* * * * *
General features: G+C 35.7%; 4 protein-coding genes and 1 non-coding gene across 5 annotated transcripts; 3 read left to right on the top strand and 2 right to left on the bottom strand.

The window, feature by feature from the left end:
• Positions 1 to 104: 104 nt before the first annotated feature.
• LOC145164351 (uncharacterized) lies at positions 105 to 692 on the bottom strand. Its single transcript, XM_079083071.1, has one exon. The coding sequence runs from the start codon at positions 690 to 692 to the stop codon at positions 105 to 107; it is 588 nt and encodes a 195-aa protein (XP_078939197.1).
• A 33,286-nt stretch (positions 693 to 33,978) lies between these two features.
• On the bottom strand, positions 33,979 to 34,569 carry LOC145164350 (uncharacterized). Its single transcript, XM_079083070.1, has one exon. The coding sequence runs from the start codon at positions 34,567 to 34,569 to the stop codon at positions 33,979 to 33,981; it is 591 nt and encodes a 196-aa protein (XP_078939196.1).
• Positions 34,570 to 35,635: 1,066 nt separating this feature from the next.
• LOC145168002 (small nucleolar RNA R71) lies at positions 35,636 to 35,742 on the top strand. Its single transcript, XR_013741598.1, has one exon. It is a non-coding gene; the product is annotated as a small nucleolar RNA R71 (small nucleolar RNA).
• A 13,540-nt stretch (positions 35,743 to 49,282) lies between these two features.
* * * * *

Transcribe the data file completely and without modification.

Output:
General features: G+C 35.7%; 4 protein-coding genes and 1 non-coding gene across 5 annotated transcripts; 3 read left to right on the top strand and 2 right to left on the bottom strand.

The window, feature by feature from the left end:
• Positions 1 to 104: 104 nt before the first annotated feature.
• LOC145164351 (uncharacterized) lies at positions 105 to 692 on the bottom strand. Its single transcript, XM_079083071.1, has one exon. The coding sequence runs from the start codon at positions 690 to 692 to the stop codon at positions 105 to 107; it is 588 nt and encodes a 195-aa protein (XP_078939197.1).
• A 33,286-nt stretch (positions 693 to 33,978) lies between these two features.
• On the bottom strand, positions 33,979 to 34,569 carry LOC145164350 (uncharacterized). Its single transcript, XM_079083070.1, has one exon. The coding sequence runs from the start codon at positions 34,567 to 34,569 to the stop codon at positions 33,979 to 33,981; it is 591 nt and encodes a 196-aa protein (XP_078939196.1).
• Positions 34,570 to 35,635: 1,066 nt separating this feature from the next.
• LOC145168002 (small nucleolar RNA R71) lies at positions 35,636 to 35,742 on the top strand. Its single transcript, XR_013741598.1, has one exon. It is a non-coding gene; the product is annotated as a small nucleolar RNA R71 (small nucleolar RNA).
• A 13,540-nt stretch (positions 35,743 to 49,282) lies between these two features.